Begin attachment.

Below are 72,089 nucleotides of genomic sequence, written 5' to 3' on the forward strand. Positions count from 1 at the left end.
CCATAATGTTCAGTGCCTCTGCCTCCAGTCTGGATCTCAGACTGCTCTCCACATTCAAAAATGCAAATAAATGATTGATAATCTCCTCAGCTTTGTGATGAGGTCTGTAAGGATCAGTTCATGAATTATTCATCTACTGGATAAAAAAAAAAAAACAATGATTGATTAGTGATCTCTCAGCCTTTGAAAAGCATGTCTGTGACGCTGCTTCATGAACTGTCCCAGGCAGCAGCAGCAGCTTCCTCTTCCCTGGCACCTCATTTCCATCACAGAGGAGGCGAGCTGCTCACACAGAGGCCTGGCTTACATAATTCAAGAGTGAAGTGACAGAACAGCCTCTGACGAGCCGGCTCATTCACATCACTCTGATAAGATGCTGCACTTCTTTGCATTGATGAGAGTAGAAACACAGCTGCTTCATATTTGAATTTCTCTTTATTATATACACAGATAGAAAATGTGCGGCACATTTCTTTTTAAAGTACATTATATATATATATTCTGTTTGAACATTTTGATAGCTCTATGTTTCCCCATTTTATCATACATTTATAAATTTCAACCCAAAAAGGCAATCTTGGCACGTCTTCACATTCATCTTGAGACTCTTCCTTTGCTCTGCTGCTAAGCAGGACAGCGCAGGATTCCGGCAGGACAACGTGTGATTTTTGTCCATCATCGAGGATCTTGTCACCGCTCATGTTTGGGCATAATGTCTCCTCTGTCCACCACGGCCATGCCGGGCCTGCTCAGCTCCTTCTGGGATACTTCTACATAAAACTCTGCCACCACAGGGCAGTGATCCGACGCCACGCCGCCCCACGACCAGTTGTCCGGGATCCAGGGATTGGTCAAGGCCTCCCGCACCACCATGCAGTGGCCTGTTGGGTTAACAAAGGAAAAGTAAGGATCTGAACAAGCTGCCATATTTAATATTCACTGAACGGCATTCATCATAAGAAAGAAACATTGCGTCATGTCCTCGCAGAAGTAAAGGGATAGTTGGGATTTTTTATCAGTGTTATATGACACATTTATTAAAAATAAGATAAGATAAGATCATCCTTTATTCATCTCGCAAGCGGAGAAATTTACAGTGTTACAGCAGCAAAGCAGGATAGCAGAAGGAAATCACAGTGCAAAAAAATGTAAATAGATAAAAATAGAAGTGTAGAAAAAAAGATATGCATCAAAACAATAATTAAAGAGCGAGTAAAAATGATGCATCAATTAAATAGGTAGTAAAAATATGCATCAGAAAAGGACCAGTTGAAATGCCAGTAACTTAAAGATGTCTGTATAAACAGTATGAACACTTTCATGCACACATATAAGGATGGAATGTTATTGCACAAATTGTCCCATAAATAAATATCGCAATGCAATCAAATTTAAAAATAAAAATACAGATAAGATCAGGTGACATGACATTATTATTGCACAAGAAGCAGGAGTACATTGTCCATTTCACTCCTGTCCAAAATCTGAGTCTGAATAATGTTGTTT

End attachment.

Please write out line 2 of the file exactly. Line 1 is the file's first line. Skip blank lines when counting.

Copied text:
CCATAATGTTCAGTGCCTCTGCCTCCAGTCTGGATCTCAGACTGCTCTCCACATTCAAAAATGCAAATAAATGATTGATAATCTCCTCAGCTTTGTGATGAGGTCTGTAAGGATCAGTTCATGAATTATTCATCTACTGGATAAAAAAAAAAAAACAATGATTGATTAGTGATCTCTCAGCCTTTGAAAAGCATGTCTGTGACGCTGCTTCATGAACTGTCCCAGGCAGCAGCAGCAGCTTCCTCTTCCCTGGCACCTCATTTCCATCACAGAGGAGGCGAGCTGCTCACACAGAGGCCTGGCTTACATAATTCAAGAGTGAAGTGACAGAACAGCCTCTGACGAGCCGGCTCATTCACATCACTCTGATAAGATGCTGCACTTCTTTGCATTGATGAGAGTAGAAACACAGCTGCTTCATATTTGAATTTCTCTTTATTATATACACAGATAGAAAATGTGCGGCACATTTCTTTTTAAAGTACATTATATATATATATTCTGTTTGAACATTTTGATAGCTCTATGTTTCCCCATTTTATCATACATTTATAAATTTCAACCCAAAAAGGCAATCTTGGCACGTCTTCACATTCATCTTGAGACTCTTCCTTTGCTCTGCTGCTAAGCAGGACAGCGCAGGATTCCGGCAGGACAACGTGTGATTTTTGTCCATCATCGAGGATCTTGTCACCGCTCATGTTTGGGCATAATGTCTCCTCTGTCCACCACGGCCATGCCGGGCCTGCTCAGCTCCTTCTGGGATACTTCTACATAAAACTCTGCCACCACAGGGCAGTGATCCGACGCCACGCCGCCCCACGACCAGTTGTCCGGGATCCAGGGATTGGTCAAGGCCTCCCGCACCACCATGCAGTGGCCTGTTGGGTTAACAAAGGAAAAGTAAGGATCTGAACAAGCTGCCATATTTAATATTCACTGAACGGCATTCATCATAAGAAAGAAACATTGCGTCATGTCCTCGCAGAAGTAAAGGGATAGTTGGGATTTTTTATCAGTGTTATATGACACATTTATTAAAAATAAGATAAGATAAGATCATCCTTTATTCATCTCGCAAGCGGAGAAATTTACAGTGTTACAGCAGCAAAGCAGGATAGCAGAAGGAAATCACAGTGCAAAAAAATGTAAATAGATAAAAATAGAAGTGTAGAAAAAAAGATATGCATCAAAACAATAATTAAAGAGCGAGTAAAAATGATGCATCAATTAAATAGGTAGTAAAAATATGCATCAGAAAAGGACCAGTTGAAATGCCAGTAACTTAAAGATGTCTGTATAAACAGTATGAACACTTTCATGCACACATATAAGGATGGAATGTTATTGCACAAATTGTCCCATAAATAAATATCGCAATGCAATCAAATTTAAAAATAAAAATACAGATAAGATCAGGTGACATGACATTATTATTGCACAAGAAGCAGGAGTACATTGTCCATTTCACTCCTGTCCAAAATCTGAGTCTGAATAATGTTGTTT